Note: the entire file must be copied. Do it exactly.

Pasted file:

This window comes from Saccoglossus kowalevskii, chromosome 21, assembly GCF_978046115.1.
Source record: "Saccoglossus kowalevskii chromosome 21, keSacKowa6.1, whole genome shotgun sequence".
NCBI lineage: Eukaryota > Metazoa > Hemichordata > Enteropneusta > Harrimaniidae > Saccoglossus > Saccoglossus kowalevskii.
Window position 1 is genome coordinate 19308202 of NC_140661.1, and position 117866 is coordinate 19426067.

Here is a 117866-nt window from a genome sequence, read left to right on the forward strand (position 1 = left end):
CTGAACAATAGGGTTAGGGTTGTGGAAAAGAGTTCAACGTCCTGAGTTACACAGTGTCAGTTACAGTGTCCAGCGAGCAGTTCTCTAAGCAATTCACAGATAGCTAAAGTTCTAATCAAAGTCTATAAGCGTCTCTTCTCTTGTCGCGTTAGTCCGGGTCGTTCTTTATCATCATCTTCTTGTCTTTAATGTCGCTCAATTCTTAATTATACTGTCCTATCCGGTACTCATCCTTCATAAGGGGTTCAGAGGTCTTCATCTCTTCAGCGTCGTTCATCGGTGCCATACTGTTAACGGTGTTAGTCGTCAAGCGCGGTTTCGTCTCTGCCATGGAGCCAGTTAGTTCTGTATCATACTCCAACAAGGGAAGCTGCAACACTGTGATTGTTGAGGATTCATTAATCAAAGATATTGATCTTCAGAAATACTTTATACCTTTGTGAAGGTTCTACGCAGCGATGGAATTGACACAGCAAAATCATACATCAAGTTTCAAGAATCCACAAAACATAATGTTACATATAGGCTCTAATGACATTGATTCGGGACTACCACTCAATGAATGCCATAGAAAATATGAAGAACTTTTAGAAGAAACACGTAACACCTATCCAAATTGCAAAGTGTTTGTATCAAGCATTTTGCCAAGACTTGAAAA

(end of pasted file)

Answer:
This window comes from Saccoglossus kowalevskii, chromosome 21, assembly GCF_978046115.1.
Source record: "Saccoglossus kowalevskii chromosome 21, keSacKowa6.1, whole genome shotgun sequence".
NCBI lineage: Eukaryota > Metazoa > Hemichordata > Enteropneusta > Harrimaniidae > Saccoglossus > Saccoglossus kowalevskii.
Window position 1 is genome coordinate 19308202 of NC_140661.1, and position 117866 is coordinate 19426067.

Here is a 117866-nt window from a genome sequence, read left to right on the forward strand (position 1 = left end):
CTGAACAATAGGGTTAGGGTTGTGGAAAAGAGTTCAACGTCCTGAGTTACACAGTGTCAGTTACAGTGTCCAGCGAGCAGTTCTCTAAGCAATTCACAGATAGCTAAAGTTCTAATCAAAGTCTATAAGCGTCTCTTCTCTTGTCGCGTTAGTCCGGGTCGTTCTTTATCATCATCTTCTTGTCTTTAATGTCGCTCAATTCTTAATTATACTGTCCTATCCGGTACTCATCCTTCATAAGGGGTTCAGAGGTCTTCATCTCTTCAGCGTCGTTCATCGGTGCCATACTGTTAACGGTGTTAGTCGTCAAGCGCGGTTTCGTCTCTGCCATGGAGCCAGTTAGTTCTGTATCATACTCCAACAAGGGAAGCTGCAACACTGTGATTGTTGAGGATTCATTAATCAAAGATATTGATCTTCAGAAATACTTTATACCTTTGTGAAGGTTCTACGCAGCGATGGAATTGACACAGCAAAATCATACATCAAGTTTCAAGAATCCACAAAACATAATGTTACATATAGGCTCTAATGACATTGATTCGGGACTACCACTCAATGAATGCCATAGAAAATATGAAGAACTTTTAGAAGAAACACGTAACACCTATCCAAATTGCAAAGTGTTTGTATCAAGCATTTTGCCAAGACTTGAAAA